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Learn and Grow

Back in the 1990s, McKinsey and Company led the charge for what they called the “war for talent.” This led to an emerging belief that it was most important to hire talented, smart people – regardless of their experience – to gain a competitive advantage. At the time, Enron, the "poster child" for this talent push, was bringing in 250 newly ordained MBAs from the top schools. Well, we know how things worked out for Enron, and there is compelling research that suggests talent – in the form of intelligence or raw memory – is overrated, and that learning and reflective practice is the better formula for high performance in a wide range of fields. Unfortunately, a lot of people don’t believe this, including most managers and the people who work under them. Managers can help change this by placing greater value on learning.

Research over the last few years, especially in cognitive psychology, has failed to find correlations between expertise/superior results and general intelligence. In fact, a recent study by Geoff Colvin reveals that people with average so-called general abilities have been found to be experts in areas as diverse as chess, horse race betting and sales. A meta-analysis of salespeople found that intelligence or IQ was useless in predicting a salesperson’s selling results.1

Instead, hard work and “deliberate practice” are the primary drivers for gaining expertise and achieving success. What Colvin and others found is that even those people we think of as highly talented (e.g., Mozart, Tiger Woods, Warren Buffett) got that way more from effort and sustained practice than merely talent. Learning to be an effective manager is no different. In fact, high performing managers – just like people in other domains – can do things that neither they nor anyone else could have anticipated years earlier when they started their management careers. (Note that Warren Buffett, Jack Welch, and Bill Gates exhibited nothing early in their careers that would have deemed them anything other than average business leaders.)

Thus a focus on ability and talent – whether you are hiring people, managing them, or the one doing the work – is often a waste of time AND costly. Even experience can be misleading as people with a lot of experience can be ineffective. Enron’s focus on talent led “smart” people to lie in order to protect their status as being “smart” rather than look at failure or obstacles as ways to learn. What generally distinguishes great managers is their ability to learn.

Carol Dweck2 has centered much of her research on why some people seem to embrace learning while others don’t. There are several attributes to good learners:

  • They don’t let failures label them; instead failures are accepted as a great way to learn.

  • They don’t blame others or the situation for mistakes or failure. Fairly early in his tenure, Jack Welch was quick to accept blame for the failed acquisition of Kidder Peabody.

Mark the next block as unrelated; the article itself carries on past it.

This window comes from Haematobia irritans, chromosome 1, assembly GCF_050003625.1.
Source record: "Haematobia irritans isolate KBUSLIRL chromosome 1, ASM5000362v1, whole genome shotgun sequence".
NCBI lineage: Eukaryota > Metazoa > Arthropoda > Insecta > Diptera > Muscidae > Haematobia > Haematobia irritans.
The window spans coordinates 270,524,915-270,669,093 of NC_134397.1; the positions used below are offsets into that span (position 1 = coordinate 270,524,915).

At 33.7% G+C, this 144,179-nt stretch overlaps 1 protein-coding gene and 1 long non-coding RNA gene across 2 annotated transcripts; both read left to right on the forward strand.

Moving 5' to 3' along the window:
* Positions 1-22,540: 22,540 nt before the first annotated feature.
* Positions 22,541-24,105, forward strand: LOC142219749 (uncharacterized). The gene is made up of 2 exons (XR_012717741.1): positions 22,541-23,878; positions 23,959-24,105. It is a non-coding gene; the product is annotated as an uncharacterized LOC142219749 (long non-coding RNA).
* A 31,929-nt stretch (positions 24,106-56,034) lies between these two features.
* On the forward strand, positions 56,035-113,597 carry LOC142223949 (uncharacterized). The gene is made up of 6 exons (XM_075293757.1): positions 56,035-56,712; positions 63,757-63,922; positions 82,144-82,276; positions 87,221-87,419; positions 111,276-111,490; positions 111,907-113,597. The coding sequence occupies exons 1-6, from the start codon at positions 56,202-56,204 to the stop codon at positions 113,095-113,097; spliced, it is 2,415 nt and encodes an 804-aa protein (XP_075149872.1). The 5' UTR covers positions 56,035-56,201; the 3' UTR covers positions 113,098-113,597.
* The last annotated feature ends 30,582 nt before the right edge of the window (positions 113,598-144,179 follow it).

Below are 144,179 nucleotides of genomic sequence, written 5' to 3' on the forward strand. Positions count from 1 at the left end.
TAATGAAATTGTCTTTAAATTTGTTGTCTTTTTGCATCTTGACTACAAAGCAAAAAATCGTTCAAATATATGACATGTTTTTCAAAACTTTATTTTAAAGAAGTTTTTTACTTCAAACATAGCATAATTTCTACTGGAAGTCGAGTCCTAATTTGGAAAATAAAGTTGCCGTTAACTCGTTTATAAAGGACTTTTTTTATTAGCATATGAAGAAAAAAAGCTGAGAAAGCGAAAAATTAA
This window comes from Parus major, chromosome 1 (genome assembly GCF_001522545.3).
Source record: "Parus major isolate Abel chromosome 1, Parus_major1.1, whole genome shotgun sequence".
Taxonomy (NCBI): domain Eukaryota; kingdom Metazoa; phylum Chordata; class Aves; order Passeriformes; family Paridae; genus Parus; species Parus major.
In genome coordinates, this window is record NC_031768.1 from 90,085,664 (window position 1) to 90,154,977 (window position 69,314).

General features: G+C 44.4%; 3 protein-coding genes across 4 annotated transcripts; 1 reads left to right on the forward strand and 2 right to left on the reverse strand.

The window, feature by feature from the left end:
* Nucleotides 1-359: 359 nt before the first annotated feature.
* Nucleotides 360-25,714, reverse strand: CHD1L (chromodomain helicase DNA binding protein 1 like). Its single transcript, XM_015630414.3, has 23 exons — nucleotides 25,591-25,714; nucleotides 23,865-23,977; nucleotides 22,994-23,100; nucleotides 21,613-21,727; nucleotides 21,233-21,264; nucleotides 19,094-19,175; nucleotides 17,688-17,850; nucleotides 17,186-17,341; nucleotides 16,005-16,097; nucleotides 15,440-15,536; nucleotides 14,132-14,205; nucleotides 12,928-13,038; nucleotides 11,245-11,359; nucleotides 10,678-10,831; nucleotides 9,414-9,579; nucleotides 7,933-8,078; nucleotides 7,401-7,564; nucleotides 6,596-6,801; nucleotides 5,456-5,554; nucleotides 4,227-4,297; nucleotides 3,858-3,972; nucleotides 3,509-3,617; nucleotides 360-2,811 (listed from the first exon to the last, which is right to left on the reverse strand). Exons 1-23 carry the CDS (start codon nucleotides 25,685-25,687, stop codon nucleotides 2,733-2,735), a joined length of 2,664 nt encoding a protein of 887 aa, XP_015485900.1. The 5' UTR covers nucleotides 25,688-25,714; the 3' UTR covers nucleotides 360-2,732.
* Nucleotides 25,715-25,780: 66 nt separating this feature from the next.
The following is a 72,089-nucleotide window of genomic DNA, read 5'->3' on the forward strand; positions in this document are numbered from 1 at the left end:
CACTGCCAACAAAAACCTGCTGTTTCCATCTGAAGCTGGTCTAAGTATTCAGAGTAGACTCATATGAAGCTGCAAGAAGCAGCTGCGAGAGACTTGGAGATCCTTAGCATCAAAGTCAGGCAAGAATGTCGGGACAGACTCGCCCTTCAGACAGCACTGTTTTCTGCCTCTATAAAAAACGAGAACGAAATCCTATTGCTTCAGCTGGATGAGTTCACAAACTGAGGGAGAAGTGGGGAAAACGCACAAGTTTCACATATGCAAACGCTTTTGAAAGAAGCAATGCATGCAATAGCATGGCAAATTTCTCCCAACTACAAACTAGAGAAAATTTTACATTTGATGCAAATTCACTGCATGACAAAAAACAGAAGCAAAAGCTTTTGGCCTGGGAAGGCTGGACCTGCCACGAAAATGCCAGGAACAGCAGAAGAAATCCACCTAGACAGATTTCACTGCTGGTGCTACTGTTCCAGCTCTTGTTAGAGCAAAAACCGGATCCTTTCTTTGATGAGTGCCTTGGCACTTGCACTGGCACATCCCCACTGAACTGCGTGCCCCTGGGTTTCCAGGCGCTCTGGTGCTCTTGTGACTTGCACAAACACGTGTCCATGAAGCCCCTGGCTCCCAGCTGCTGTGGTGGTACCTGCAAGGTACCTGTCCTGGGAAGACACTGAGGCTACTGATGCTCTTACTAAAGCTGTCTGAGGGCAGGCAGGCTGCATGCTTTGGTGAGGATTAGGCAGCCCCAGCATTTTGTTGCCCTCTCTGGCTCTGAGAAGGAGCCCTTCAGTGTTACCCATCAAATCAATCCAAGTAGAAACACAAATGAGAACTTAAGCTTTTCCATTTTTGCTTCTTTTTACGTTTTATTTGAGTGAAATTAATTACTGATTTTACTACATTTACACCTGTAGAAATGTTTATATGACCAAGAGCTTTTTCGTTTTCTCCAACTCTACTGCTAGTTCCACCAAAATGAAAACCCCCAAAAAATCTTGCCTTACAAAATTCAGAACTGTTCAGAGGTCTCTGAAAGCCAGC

• They seek constructive criticism rather than demand positive feedback.

  • They surround themselves with capable people that can be even better than they are.

  • They use "we" rather than "I;" the latter insinuates that the leader believes in a “genius with a thousand helpers” model.
The path to becoming an effective manager is to be a great learner. Management is practiced by all kinds of specialists – accountants, salespeople, operations people – and the skills, abilities and attitude that made them good at their specialties are simply different from those required to be a good manager. As shown by Colvin and others, there seems to be no special talent or trait that predicts who will become an effective manager. Those willing to learn through deliberate practice set themselves up for success.

While Enron’s failure can be attributed to a number of factors—including fraud—it is not merely ironic that its highly talented management workforce fizzled out so dramatically. Because talent was lionized by its top leaders, people in the company would sooner lie to protect their status than learn from obstacles or failures. Dweck concludes that these highly “talented” people exhibited an attitude counter to learning – one where they either had the ability or did not. People with a strong belief that ability (as opposed to effort) drives performance are more likely to try to preserve the perception that they are talented or smart, rather than truly engage in challenging experiences. But it is only through these key experiences that learning will take place.

It is advisable to follow LeaderPoint's "11th Commandment:" Reflect and Learn. Moreover, adopt a learning attitude, a mindset where mistakes (and as a manager you will make them) should be learned from, not evaded. And, if you are concerned about developing your people, you should not pollute the context by insisting on judging people’s ability or talent instead of their results and growth.3

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1Geoff Colvin, Talent is Overrated, 2008
2Carol Dweck, Mindset: The new Psychology of Success,2006
3Interestingly, in the study of salespeople where no correlation between general intelligence and effectiveness was found, the perceptions (i.e., assumptions) of those sales managers was that the more effective ones were also the more talented. That is, they incorrectly labeled the high performers as smart even though objective data did not confirm any correlation.



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